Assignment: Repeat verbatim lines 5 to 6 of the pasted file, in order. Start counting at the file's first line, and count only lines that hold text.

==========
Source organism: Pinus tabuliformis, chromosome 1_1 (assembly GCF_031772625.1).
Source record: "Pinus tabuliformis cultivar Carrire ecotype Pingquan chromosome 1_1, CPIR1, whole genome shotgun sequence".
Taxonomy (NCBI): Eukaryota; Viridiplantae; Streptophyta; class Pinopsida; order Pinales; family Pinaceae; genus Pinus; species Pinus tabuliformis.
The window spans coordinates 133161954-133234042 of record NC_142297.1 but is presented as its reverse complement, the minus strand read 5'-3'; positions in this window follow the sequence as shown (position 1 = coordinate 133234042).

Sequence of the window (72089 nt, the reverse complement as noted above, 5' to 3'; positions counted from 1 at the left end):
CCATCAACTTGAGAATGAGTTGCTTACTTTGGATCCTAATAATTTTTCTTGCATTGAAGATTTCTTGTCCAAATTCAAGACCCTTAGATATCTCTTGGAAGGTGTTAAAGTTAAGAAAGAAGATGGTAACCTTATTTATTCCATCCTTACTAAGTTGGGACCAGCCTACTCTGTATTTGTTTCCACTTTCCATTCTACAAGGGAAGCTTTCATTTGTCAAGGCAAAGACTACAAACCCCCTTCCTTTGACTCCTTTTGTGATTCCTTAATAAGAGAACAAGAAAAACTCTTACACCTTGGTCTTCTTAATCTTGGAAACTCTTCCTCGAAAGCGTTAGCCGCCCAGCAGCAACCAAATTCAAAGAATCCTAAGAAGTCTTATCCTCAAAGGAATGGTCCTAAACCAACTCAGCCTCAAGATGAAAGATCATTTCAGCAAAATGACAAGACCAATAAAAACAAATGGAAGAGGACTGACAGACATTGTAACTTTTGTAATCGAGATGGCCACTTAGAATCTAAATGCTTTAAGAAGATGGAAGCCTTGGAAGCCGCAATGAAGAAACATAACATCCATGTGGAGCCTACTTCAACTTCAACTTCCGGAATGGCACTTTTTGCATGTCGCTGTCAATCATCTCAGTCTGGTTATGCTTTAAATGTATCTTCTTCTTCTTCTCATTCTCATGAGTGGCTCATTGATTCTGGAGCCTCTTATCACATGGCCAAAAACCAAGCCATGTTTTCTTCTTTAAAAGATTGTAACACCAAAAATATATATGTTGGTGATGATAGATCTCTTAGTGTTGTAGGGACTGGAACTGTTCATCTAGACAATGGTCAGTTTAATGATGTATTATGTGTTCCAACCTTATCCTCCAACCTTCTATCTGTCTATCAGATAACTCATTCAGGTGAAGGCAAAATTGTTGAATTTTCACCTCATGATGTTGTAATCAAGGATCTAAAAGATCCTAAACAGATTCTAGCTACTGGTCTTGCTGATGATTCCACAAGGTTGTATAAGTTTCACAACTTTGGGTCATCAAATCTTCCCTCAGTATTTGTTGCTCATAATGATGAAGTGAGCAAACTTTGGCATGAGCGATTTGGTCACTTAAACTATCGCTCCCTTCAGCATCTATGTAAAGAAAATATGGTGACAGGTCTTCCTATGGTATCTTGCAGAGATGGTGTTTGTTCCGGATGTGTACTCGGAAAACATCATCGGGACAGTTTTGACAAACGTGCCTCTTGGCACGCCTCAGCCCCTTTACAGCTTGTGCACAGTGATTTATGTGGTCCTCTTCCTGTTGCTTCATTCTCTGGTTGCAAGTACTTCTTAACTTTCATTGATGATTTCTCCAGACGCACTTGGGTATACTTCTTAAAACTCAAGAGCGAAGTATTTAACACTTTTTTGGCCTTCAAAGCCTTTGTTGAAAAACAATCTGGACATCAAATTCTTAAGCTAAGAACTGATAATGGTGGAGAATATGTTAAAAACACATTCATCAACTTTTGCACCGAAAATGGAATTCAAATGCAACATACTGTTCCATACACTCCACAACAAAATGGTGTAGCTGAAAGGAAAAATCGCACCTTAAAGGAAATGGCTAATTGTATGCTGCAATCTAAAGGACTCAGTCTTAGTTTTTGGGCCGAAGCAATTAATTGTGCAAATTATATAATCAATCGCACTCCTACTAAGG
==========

Sequence of the window (72089 nt, the reverse complement as noted above, 5' to 3'; positions counted from 1 at the left end):
CCATCAACTTGAGAATGAGTTGCTTACTTTGGATCCTAATAATTTTTCTTGCATTGAAGATTTCTTGTCCAAATTCAAGACCCTTAGATATCTCTTGGAAGGTGTTAAAGTTAAGAAAGAAGATGGTAACCTTATTTATTCCATCCTTACTAAGTTGGGACCAGCCTACTCTGTATTTGTTTCCACTTTCCATTCTACAAGGGAAGCTTTCATTTGTCAAGGCAAAGACTACAAACCCCCTTCCTTTGACTCCTTTTGTGATTCCTTAATAAGAGAACAAGAAAAACTCTTACACCTTGGTCTTCTTAATCTTGGAAACTCTTCCTCGAAAGCGTTAGCCGCCCAGCAGCAACCAAATTCAAAGAATCCTAAGAAGTCTTATCCTCAAAGGAATGGTCCTAAACCAACTCAGCCTCAAGATGAAAGATCATTTCAGCAAAATGACAAGACCAATAAAAACAAATGGAAGAGGACTGACAGACATTGTAACTTTTGTAATCGAGATGGCCACTTAGAATCTAAATGCTTTAAGAAGATGGAAGCCTTGGAAGCCGCAATGAAGAAACATAACATCCATGTGGAGCCTACTTCAACTTCAACTTCCGGAATGGCACTTTTTGCATGTCGCTGTCAATCATCTCAGTCTGGTTATGCTTTAAATGTATCTTCTTCTTCTTCTCATTCTCATGAGTGGCTCATTGATTCTGGAGCCTCTTATCACATGGCCAAAAACCAAGCCATGTTTTCTTCTTTAAAAGATTGTAACACCAAAAATATATATGTTGGTGATGATAGATCTCTTAGTGTTGTAGGGACTGGAACTGTTCATCTAGACAATGGTCAGTTTAATGATGTATTATGTGTTCCAACCTTATCCTCCAACCTTCTATCTGTCTATCAGATAACTCATTCAGGTGAAGGCAAAATTGTTGAATTTTCACCTCATGATGTTGTAATCAAGGATCTAAAAGATCCTAAACAGATTCTAGCTACTGGTCTTGCTGATGATTCCACAAGGTTGTATAAGTTTCACAACTTTGGGTCATCAAATCTTCCCTCAGTATTTGTTGCTCATAATGATGAAGTGAGCAAACTTTGGCATGAGCGATTTGGTCACTTAAACTATCGCTCCCTTCAGCATCTATGTAAAGAAAATATGGTGACAGGTCTTCCTATGGTATCTTGCAGAGATGGTGTTTGTTCCGGATGTGTACTCGGAAAACATCATCGGGACAGTTTTGACAAACGTGCCTCTTGGCACGCCTCAGCCCCTTTACAGCTTGTGCACAGTGATTTATGTGGTCCTCTTCCTGTTGCTTCATTCTCTGGTTGCAAGTACTTCTTAACTTTCATTGATGATTTCTCCAGACGCACTTGGGTATACTTCTTAAAACTCAAGAGCGAAGTATTTAACACTTTTTTGGCCTTCAAAGCCTTTGTTGAAAAACAATCTGGACATCAAATTCTTAAGCTAAGAACTGATAATGGTGGAGAATATGTTAAAAACACATTCATCAACTTTTGCACCGAAAATGGAATTCAAATGCAACATACTGTTCCATACACTCCACAACAAAATGGTGTAGCTGAAAGGAAAAATCGCACCTTAAAGGAAATGGCTAATTGTATGCTGCAATCTAAAGGACTCAGTCTTAGTTTTTGGGCCGAAGCAATTAATTGTGCAAATTATATAATCAATCGCACTCCTACTAAGG